The core of the new rule is the codification of the protective measures specified by the Occupational Health and Safety Standard depending on the situation in which the employees find themselves at work. The guiding principle here (as is currently the case in all public life) is the reduction of contact between people and – as far as possible – compliance with the rules on distancing.

Compliance with minimum distances:

A minimum distance of 1.5m from other people should be maintained. This continues to apply – whether at work or during leisure time.

If this is not possible, alternative protective measures should be taken, such as transparent partitions or protective masks. Markings, barriers or access regulations also help to implement the distancing regulation.

Sanitary rooms

In changing rooms and washrooms, technical and organisational measures should be taken to ensure that employees have sufficient space to comply with the distance rule, for example by means of distance markings on floors, limitation of the number of persons or staggered use.

Break rooms and Canteens

The distancing rule must be maintained in break rooms and areas, tea kitchens and at cooking facilities as well as in rooms and areas for on-call duty.

Particular measures to achieve this include the adjustment of seating, the application of floor markings and the staggered organization of working and break times with the aim of reducing the occupancy rate. For example, limiting the number of persons or extending the canteen and food servery times to avoid queues, or an instructing person could be installed.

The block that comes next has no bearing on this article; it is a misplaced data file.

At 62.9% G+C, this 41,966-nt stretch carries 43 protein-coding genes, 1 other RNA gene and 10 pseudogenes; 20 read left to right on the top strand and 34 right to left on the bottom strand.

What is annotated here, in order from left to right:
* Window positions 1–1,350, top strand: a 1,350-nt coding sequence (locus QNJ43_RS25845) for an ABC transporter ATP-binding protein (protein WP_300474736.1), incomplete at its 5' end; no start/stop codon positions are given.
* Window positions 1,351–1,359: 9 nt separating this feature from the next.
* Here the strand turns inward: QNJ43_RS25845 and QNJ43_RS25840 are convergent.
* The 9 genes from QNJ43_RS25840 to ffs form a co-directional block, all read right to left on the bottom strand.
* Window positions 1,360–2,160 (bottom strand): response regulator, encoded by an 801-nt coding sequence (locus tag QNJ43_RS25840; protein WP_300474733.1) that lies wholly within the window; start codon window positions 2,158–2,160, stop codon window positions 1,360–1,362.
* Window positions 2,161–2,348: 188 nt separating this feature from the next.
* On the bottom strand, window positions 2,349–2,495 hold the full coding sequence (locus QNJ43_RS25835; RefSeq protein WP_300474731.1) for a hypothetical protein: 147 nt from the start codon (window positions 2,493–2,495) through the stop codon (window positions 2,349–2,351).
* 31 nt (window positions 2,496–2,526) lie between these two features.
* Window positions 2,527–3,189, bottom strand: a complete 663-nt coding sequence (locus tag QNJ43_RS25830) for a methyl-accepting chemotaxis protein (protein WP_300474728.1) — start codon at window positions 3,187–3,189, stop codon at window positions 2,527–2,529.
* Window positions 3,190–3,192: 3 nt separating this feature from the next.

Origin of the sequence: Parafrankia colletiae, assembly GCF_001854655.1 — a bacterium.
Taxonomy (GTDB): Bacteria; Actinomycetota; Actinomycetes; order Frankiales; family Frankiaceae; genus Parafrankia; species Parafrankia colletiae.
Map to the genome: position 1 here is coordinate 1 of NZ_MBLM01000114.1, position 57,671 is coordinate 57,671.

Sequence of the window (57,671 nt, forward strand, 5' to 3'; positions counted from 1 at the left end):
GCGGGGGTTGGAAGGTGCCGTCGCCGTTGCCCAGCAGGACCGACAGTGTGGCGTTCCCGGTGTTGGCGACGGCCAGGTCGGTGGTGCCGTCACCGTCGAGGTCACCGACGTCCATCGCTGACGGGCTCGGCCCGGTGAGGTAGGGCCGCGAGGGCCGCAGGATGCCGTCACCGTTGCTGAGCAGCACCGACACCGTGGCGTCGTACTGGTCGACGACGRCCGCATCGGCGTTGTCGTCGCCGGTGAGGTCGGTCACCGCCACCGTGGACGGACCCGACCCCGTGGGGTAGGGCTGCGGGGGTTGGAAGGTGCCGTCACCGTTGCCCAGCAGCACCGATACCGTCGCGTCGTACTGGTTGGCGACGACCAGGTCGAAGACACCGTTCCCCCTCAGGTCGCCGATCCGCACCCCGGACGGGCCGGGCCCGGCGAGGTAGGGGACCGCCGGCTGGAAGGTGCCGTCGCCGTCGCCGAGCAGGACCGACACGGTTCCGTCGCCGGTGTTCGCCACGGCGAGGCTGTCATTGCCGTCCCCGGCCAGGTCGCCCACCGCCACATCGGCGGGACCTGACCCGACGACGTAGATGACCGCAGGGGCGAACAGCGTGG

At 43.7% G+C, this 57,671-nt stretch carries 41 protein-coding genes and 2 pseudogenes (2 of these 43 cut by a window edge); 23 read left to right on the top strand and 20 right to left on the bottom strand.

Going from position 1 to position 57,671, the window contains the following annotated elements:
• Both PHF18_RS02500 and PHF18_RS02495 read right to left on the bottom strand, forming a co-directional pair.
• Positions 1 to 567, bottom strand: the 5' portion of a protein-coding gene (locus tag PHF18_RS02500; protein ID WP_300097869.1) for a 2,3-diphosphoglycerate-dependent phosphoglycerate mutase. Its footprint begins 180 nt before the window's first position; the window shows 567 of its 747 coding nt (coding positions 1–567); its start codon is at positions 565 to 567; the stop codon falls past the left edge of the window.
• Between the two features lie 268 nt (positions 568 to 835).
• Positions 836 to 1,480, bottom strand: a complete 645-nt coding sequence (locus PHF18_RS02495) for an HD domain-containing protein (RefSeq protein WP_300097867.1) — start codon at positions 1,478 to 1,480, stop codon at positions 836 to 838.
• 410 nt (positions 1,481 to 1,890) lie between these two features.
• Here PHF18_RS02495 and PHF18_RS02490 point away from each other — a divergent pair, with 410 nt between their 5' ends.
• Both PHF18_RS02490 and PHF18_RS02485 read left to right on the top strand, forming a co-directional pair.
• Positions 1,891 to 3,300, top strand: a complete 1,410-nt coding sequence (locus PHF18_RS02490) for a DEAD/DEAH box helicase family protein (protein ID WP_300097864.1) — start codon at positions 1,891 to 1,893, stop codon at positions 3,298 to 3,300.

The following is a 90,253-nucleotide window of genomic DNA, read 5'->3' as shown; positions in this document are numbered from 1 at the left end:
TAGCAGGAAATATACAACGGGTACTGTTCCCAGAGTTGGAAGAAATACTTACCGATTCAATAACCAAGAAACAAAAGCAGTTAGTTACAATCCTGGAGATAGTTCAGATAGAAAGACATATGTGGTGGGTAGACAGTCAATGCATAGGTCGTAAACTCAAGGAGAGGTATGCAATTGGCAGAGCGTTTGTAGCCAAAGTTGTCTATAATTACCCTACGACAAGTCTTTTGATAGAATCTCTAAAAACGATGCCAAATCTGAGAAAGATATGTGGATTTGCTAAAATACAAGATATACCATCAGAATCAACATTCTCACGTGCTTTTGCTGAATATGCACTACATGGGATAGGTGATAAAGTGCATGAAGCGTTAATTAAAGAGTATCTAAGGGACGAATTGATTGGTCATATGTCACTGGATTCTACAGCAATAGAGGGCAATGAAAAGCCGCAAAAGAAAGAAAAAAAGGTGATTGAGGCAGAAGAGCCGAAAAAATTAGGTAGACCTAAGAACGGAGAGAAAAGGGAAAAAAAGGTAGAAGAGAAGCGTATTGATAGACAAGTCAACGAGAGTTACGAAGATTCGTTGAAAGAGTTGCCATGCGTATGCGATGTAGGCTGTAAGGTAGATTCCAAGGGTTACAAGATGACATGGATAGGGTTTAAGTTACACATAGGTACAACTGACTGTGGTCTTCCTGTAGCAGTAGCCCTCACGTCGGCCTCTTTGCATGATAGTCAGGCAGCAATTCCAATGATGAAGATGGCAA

Hand hygiene facilities must be provided for use before entering and using the break rooms or canteens.

Ventilation

Increased ventilation may reduce the concentration of virus-contaminated aerosols possibly present in the room air. The simplest form of ventilation is window ventilation. A window ventilation must be carried out in the rooms when the activity starts and then at regular intervals.

Meeting rooms must be additionally ventilated before use, especially if other people have been there before.

The use of devices in recirculation mode, such as fans (for example stationary fans), systems for personal cooling (such as mobile air conditioning systems and split air conditioning systems) or devices for heating (for example fan heaters) is generally only permissible in rooms with individual occupancy.

Priority for working from home

Employers should continue to allow employees working from home where possible and legally permissible.

Otherwise, for office workplaces the free space capacities should be used and work should be organised in such a way that multiple occupancy of rooms is avoided or sufficient protective distances are provided.

Business trips and meetings

The number of employees who are exposed to an additional risk of infection because of business trips or meetings (for example in regions with high infection rates) must be limited to what is necessary for the performance of the work task. In view of the epidemic situation on site, businesses should consider whether business trips or meetings can be replaced or reduced by the use of electronic communication.

The minimum distance must also be observed when vehicles are shared during business trips. The number of persons in vehicles should be limited accordingly. If the distance rule cannot be implemented, partitions must be installed or personal protection measures (at least MNB) must be implemented.

Use of work equipment

Where possible, employees should only use work equipment and tools on a personal basis. In addition, regular cleaning and the wearing of gloves may be necessary.

Personal protective equipment and work clothing should only be used by one employee and not being shared with others